Popular food blogger Nika Belotserkovskaya was among the first three to face charges under Russia’s law against ‘false’ war news after her Instagram feed went from truffles and rosé to posts on Ukrainian refugee children. (She is out of Russia.)
The speed of Russia’s transformation into Soviet-style “self-purification” has been astonishing. When Russia invaded Ukraine last month, state television launched into widespread propaganda blaming Ukrainian “neo-Nazis” and “nationalists”. Today, gloomy pro-Putin figures daub the words “traitor to the fatherland” on the doors of peace activists and others.
A pile of animal feces was left outside the door of St. Petersburg activist Daria Kheikinen on Friday, and a severed pig’s head and an anti-Semitic slogan were left outside the door of Alexei Venediktov, editor of the now-disbanded liberal Echo of Moscow radio, on Thursday . The station was forced to close earlier this month by state-owned Gazprom, which controlled its board.
Named websites have sprung up encouraging Russians to denounce “traitors”, “enemies”, “cowards” and “fugitives” who oppose the war.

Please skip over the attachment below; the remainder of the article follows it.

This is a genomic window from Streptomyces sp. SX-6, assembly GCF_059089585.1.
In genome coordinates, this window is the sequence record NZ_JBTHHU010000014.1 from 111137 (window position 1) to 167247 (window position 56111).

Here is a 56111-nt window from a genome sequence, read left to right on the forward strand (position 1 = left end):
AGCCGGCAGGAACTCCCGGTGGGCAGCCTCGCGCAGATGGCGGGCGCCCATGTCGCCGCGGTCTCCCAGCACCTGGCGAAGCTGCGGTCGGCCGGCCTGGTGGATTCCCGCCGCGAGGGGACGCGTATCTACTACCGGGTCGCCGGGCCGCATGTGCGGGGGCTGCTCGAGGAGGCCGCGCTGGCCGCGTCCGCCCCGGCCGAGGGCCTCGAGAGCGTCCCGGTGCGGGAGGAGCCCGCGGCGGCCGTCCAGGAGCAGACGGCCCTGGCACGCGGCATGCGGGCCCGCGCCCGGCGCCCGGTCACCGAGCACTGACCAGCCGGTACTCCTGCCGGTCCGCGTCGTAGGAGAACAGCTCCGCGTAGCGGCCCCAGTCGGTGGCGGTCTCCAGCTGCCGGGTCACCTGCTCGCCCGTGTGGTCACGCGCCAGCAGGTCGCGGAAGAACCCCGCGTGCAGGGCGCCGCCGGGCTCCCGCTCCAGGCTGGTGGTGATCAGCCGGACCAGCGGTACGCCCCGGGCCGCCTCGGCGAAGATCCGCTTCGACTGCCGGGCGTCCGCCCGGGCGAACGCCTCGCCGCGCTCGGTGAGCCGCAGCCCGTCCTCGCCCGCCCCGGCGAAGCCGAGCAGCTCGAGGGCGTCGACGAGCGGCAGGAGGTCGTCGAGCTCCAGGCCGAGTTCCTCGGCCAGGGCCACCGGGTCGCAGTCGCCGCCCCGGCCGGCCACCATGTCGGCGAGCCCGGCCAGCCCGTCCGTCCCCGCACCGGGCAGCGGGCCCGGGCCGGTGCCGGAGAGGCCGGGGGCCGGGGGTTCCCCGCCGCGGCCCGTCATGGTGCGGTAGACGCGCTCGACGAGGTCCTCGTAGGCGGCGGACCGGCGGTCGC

Marina Novikova, a 63-year-old retiree with 170 Telegram followers, was one of the first three people charged under Russia’s wartime censorship law. A day after the invasion, she fixed her gaze on the camera, a lock of red hair falling over one eye. “Those who want to think and can think will be able to come out of darkness,” said from the closed Russian nuclear city Seversk (formerly Tomsk-7).
In what she called a “shock psychotherapy” session, she said that the Russians “all approved of the war in Ukraine. This is our silent and total agreement.
Others headed for the borders. Actors, celebrities, business leaders, singers, dancers, writers. Computer scientists and freelance journalists are among those who have left Russia.